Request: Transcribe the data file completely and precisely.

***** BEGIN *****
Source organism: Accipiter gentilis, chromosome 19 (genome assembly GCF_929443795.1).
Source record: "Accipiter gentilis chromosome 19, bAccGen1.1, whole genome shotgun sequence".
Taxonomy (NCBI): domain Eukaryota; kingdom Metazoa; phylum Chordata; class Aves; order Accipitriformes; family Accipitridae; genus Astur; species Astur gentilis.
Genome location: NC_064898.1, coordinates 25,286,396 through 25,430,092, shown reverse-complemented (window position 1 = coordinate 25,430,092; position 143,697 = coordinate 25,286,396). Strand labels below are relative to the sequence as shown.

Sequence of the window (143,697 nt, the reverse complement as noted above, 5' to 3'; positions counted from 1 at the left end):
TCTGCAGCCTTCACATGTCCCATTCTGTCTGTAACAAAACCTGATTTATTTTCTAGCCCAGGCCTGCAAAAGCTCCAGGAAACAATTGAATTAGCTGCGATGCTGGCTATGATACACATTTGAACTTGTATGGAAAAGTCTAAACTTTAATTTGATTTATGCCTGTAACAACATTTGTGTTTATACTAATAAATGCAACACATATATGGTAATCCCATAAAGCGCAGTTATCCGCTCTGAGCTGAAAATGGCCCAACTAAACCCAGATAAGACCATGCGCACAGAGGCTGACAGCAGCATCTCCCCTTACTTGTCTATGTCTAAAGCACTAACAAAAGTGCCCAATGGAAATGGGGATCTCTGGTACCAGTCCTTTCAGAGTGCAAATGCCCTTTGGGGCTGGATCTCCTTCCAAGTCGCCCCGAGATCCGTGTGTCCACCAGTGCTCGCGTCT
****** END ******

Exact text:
Source organism: Accipiter gentilis, chromosome 19 (genome assembly GCF_929443795.1).
Source record: "Accipiter gentilis chromosome 19, bAccGen1.1, whole genome shotgun sequence".
Taxonomy (NCBI): domain Eukaryota; kingdom Metazoa; phylum Chordata; class Aves; order Accipitriformes; family Accipitridae; genus Astur; species Astur gentilis.
Genome location: NC_064898.1, coordinates 25,286,396 through 25,430,092, shown reverse-complemented (window position 1 = coordinate 25,430,092; position 143,697 = coordinate 25,286,396). Strand labels below are relative to the sequence as shown.

Sequence of the window (143,697 nt, the reverse complement as noted above, 5' to 3'; positions counted from 1 at the left end):
TCTGCAGCCTTCACATGTCCCATTCTGTCTGTAACAAAACCTGATTTATTTTCTAGCCCAGGCCTGCAAAAGCTCCAGGAAACAATTGAATTAGCTGCGATGCTGGCTATGATACACATTTGAACTTGTATGGAAAAGTCTAAACTTTAATTTGATTTATGCCTGTAACAACATTTGTGTTTATACTAATAAATGCAACACATATATGGTAATCCCATAAAGCGCAGTTATCCGCTCTGAGCTGAAAATGGCCCAACTAAACCCAGATAAGACCATGCGCACAGAGGCTGACAGCAGCATCTCCCCTTACTTGTCTATGTCTAAAGCACTAACAAAAGTGCCCAATGGAAATGGGGATCTCTGGTACCAGTCCTTTCAGAGTGCAAATGCCCTTTGGGGCTGGATCTCCTTCCAAGTCGCCCCGAGATCCGTGTGTCCACCAGTGCTCGCGTCT